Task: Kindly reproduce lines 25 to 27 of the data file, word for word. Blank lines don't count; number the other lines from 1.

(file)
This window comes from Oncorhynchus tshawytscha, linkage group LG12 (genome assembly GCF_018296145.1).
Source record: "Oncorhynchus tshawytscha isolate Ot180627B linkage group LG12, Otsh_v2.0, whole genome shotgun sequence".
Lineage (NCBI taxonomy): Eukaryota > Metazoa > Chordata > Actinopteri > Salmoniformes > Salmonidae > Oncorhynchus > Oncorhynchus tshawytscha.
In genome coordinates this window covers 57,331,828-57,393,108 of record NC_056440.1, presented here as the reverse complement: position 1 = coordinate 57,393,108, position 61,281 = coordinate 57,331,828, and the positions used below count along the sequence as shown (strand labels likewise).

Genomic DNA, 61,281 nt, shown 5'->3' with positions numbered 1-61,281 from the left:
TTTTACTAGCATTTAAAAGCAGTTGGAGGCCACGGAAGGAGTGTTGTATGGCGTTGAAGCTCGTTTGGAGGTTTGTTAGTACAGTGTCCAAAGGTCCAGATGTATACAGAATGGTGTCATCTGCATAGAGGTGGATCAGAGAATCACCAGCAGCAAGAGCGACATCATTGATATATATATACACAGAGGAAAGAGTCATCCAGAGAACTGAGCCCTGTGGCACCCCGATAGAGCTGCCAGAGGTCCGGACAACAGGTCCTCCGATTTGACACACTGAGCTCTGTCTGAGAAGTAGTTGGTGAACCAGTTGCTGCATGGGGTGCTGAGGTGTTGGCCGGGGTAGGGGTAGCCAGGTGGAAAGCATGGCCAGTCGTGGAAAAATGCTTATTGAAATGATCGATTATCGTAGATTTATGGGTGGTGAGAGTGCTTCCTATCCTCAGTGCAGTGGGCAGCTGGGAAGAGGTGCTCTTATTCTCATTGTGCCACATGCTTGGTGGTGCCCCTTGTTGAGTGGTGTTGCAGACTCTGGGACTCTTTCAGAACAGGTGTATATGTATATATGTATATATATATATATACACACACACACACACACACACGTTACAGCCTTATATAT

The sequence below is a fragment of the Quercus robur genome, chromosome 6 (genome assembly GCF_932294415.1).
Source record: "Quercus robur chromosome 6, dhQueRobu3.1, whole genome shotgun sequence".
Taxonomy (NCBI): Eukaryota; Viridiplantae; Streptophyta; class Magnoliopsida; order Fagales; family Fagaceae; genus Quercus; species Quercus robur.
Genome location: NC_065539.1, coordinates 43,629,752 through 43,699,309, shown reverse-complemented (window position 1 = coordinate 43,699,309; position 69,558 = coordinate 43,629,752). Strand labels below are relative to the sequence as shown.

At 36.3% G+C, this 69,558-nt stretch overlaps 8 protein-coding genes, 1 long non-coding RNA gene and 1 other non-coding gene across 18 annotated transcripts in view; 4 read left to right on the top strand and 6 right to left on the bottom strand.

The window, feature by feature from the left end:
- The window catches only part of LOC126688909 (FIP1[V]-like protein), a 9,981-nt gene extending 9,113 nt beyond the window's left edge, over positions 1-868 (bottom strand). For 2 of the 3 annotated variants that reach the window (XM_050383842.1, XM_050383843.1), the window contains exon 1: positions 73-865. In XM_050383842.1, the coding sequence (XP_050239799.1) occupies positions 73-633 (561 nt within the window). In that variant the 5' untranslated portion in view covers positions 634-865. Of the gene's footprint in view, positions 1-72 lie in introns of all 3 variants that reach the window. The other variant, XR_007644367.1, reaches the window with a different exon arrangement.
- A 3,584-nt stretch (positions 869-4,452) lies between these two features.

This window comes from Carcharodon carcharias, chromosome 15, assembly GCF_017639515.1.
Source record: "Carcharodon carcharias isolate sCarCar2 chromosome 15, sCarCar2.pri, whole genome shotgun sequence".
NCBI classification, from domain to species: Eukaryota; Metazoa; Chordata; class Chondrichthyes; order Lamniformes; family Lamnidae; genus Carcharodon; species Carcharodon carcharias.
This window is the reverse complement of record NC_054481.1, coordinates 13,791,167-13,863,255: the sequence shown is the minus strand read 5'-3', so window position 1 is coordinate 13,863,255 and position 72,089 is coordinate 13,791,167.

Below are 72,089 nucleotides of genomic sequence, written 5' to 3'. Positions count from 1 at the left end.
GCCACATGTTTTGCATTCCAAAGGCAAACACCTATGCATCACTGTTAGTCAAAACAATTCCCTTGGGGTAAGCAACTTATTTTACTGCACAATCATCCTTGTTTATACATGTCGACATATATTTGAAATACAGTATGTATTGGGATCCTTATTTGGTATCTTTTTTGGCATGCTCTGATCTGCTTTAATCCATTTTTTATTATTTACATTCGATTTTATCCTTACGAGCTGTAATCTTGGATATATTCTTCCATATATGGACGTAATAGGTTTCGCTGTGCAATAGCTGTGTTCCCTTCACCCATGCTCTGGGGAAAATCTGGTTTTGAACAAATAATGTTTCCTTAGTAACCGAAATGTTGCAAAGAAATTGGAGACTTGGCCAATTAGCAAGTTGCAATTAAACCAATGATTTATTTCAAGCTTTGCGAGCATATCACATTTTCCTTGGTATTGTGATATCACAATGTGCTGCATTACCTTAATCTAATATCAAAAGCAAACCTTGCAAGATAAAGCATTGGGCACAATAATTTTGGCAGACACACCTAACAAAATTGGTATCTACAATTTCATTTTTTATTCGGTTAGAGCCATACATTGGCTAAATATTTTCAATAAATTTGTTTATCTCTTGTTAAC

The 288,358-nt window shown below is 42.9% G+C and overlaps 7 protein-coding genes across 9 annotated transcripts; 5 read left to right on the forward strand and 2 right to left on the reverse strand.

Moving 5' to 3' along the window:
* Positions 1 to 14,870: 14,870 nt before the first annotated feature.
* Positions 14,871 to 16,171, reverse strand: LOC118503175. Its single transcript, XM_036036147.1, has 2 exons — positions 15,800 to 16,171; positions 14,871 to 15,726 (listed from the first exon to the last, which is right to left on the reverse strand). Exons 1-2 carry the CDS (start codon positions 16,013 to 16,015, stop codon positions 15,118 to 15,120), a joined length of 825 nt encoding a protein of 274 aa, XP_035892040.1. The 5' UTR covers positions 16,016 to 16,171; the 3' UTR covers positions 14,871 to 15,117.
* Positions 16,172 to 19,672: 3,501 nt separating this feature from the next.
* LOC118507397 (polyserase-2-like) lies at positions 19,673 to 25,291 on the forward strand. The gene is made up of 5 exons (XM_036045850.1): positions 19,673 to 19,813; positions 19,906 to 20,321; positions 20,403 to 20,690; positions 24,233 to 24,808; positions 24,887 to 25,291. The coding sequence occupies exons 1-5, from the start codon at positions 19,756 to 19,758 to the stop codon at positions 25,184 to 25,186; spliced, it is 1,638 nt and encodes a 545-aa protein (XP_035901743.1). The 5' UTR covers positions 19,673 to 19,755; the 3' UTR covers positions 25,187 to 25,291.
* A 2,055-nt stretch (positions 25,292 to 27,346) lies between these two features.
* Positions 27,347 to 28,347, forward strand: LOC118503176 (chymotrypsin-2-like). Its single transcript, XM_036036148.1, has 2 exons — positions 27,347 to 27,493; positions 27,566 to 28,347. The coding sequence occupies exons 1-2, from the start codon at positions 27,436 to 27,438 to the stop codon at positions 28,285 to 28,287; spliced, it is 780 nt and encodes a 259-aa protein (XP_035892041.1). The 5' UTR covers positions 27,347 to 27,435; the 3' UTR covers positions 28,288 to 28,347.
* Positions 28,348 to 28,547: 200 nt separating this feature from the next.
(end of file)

* Positions 16,172 to 19,672: 3,501 nt separating this feature from the next.
* LOC118507397 (polyserase-2-like) lies at positions 19,673 to 25,291 on the forward strand. The gene is made up of 5 exons (XM_036045850.1): positions 19,673 to 19,813; positions 19,906 to 20,321; positions 20,403 to 20,690; positions 24,233 to 24,808; positions 24,887 to 25,291. The coding sequence occupies exons 1-5, from the start codon at positions 19,756 to 19,758 to the stop codon at positions 25,184 to 25,186; spliced, it is 1,638 nt and encodes a 545-aa protein (XP_035901743.1). The 5' UTR covers positions 19,673 to 19,755; the 3' UTR covers positions 25,187 to 25,291.
* A 2,055-nt stretch (positions 25,292 to 27,346) lies between these two features.